This matter comes before the court upon plaintiff's motion for an extension of time to file a notice of appeal filed on August 15, 2011. (ECF 30.) Defendant filed an opposition on August 31, 2011. (ECF 36.) This motion was noticed for hearing on September 14, 2011; however, the court finds this motion appropriately submitted on the papers and hereby VACATES the September 14, 2011 hearing.
The Federal Rules of Appellate Procedure provide that "[t]he district court may extend the time to file a notice of appeal if: (I) a party so moves no later than 30 days after the time prescribed by this Rule 4(a) expires; and (ii) regardless of whether its motion is filed before or during the 30 days after the time prescribed by this Rule 4(a) expires, that party shows excusable neglect or good cause." FED.R.APP. P. 4(a)(5)(A).
Judgment was entered in this case on June 16, 2011 and served on the parties on June 17, 2011. (ECF 25.) Plaintiff moved for an extension of time to file an appeal within thirty days after the time prescribed by Federal Rule of Appellate Procedure 4(a)(1) expired. FED.R. APP. P. 4(a)(5). According to Federal Rule of Appellate Procedure 4(a)(5), the court can extend the time to file a notice of appeal if plaintiff so moved within sixty days of June 16, 2011; as plaintiff so moved on August 15, 2011, his motion falls within that sixty-day period, having been filed on the sixtieth day.
To determine whether plaintiff has shown excusable neglect, the court considers "(1) the danger of prejudice to the non-moving party, (2) the length of delay and its potential impact on judicial proceedings, (3) the reason for the delay, including whether it was within the reasonable control of the movant, and (4) whether the moving party's conduct was in good faith." Pincay v. Andrews, 389 F.3d 853, 855 (9th Cir. 2004) (citing Pioneer Inv. Servs. Co. v. Brunswick Associated Ltd. P'ship, 507 U.S. 380, 395 (1993)). Defendant contends plaintiff's neglect was inexcusable, as plaintiff has not sufficiently accounted for lapses of time or explained why the notice of appeal was not filed within thirty days in order to preserve the right to appeal, with or without appellate counsel having been found. (ECF 36 at 5.) However, the court finds that plaintiff has shown excusable neglect. As the Supreme Court found, "the determination is at bottom an equitable one." Pioneer, 507 U.S. at 595. Although "clients must be held accountable for the acts and omissions of their attorneys," id. at 396, it would be inequitable to prohibit plaintiff from pursuing an appeal where her counsel admits "she may not have been aware of the 30 days window in which she had to file the Notice of Appeal." (ECF 31 at 5.) Defendant's contention that plaintiff's counsel could very well have filed a notice of appeal within the thirty-day window in order to preserve her right to appeal is well-taken; however, this lapse on the part of plaintiff's counsel does not tip the scales of equity against allowing this late filing. The court finds no extraordinary danger of prejudice to the non-moving party, that the length of delay was short, and that the reason for the delay is excusable and not rooted in bad faith. Therefore, plaintiff has shown excusable neglect.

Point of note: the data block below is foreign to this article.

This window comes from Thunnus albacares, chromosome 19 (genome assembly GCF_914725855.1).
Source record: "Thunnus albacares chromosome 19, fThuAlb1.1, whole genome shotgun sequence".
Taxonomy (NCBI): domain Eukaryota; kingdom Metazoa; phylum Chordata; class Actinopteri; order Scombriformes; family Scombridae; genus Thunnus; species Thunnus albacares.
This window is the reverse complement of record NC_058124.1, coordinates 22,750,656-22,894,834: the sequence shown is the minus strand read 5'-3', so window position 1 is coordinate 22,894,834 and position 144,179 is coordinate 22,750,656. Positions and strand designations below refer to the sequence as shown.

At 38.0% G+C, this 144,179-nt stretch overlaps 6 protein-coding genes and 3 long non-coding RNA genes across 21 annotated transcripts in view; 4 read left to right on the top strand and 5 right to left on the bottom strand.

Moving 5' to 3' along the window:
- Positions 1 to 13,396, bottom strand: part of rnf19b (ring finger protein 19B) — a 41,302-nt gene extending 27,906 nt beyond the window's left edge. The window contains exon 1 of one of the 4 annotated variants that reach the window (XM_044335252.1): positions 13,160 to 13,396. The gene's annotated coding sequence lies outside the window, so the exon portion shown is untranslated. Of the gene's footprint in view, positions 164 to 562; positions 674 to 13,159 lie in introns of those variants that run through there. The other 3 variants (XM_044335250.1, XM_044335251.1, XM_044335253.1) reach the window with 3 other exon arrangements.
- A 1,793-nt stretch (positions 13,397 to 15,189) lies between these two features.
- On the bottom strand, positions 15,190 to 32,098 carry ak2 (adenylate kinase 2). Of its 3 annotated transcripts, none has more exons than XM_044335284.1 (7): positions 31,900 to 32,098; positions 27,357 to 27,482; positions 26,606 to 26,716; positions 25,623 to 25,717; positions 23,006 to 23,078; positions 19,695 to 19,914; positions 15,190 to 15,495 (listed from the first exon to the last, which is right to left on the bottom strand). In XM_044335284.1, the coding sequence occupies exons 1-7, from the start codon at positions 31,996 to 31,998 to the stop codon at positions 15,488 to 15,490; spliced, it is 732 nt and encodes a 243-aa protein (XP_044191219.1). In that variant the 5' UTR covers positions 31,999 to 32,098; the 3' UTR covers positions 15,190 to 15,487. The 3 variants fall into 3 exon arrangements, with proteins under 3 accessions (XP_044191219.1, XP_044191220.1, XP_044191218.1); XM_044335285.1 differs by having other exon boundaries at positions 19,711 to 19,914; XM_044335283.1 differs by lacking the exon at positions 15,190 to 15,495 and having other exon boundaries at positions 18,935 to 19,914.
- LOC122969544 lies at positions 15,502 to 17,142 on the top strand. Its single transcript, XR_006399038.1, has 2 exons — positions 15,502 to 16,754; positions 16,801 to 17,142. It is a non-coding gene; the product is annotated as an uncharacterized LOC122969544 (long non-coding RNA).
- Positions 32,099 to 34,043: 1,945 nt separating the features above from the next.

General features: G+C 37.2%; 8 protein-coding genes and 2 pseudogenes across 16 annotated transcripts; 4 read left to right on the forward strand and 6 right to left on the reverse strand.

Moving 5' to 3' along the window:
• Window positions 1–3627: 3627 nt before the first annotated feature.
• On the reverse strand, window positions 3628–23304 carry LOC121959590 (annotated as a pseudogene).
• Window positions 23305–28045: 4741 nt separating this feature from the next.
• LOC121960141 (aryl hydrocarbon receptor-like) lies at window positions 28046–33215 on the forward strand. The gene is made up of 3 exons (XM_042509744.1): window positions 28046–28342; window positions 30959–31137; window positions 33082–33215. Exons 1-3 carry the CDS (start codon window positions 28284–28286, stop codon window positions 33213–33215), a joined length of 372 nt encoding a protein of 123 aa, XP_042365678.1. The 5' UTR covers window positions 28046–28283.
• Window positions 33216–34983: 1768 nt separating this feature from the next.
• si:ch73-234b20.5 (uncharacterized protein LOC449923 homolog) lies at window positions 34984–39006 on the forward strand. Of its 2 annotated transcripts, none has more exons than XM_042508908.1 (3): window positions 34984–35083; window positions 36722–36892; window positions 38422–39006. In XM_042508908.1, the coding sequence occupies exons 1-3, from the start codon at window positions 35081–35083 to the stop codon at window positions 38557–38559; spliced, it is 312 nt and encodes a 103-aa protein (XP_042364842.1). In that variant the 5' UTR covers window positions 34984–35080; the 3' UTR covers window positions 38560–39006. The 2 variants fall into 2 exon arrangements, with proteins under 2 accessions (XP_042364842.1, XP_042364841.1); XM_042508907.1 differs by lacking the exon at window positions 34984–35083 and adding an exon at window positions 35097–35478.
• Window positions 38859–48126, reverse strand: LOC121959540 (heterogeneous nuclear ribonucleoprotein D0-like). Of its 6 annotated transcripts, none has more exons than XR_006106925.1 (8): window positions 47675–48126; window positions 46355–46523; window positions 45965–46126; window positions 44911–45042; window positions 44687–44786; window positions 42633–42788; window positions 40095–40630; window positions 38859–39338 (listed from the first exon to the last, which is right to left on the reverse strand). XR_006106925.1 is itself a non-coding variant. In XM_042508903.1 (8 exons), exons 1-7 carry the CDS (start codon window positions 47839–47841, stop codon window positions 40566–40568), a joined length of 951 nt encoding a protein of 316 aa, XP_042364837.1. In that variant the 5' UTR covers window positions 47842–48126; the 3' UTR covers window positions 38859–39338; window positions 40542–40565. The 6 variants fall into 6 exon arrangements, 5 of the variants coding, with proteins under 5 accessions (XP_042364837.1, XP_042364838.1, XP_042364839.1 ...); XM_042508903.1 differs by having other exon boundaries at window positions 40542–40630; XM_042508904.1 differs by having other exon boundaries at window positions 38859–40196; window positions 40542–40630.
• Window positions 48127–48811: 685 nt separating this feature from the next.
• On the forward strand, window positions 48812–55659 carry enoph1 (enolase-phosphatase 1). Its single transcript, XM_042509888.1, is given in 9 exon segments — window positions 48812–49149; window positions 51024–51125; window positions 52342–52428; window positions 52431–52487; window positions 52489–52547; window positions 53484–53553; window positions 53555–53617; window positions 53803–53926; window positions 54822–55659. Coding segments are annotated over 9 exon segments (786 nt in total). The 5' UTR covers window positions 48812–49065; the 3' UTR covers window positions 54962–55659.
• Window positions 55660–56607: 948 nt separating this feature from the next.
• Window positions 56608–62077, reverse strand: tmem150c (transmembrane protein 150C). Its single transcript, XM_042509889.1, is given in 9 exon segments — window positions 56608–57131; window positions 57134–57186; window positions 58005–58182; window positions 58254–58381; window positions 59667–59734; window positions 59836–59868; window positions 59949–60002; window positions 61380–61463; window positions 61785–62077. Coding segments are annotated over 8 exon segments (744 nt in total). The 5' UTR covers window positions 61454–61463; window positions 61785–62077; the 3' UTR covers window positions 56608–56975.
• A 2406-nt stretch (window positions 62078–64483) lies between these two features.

Plaintiff shall notice her appeal with this court by or before September 9, 2011.
UNITED STATES DISTRICT JUDGE
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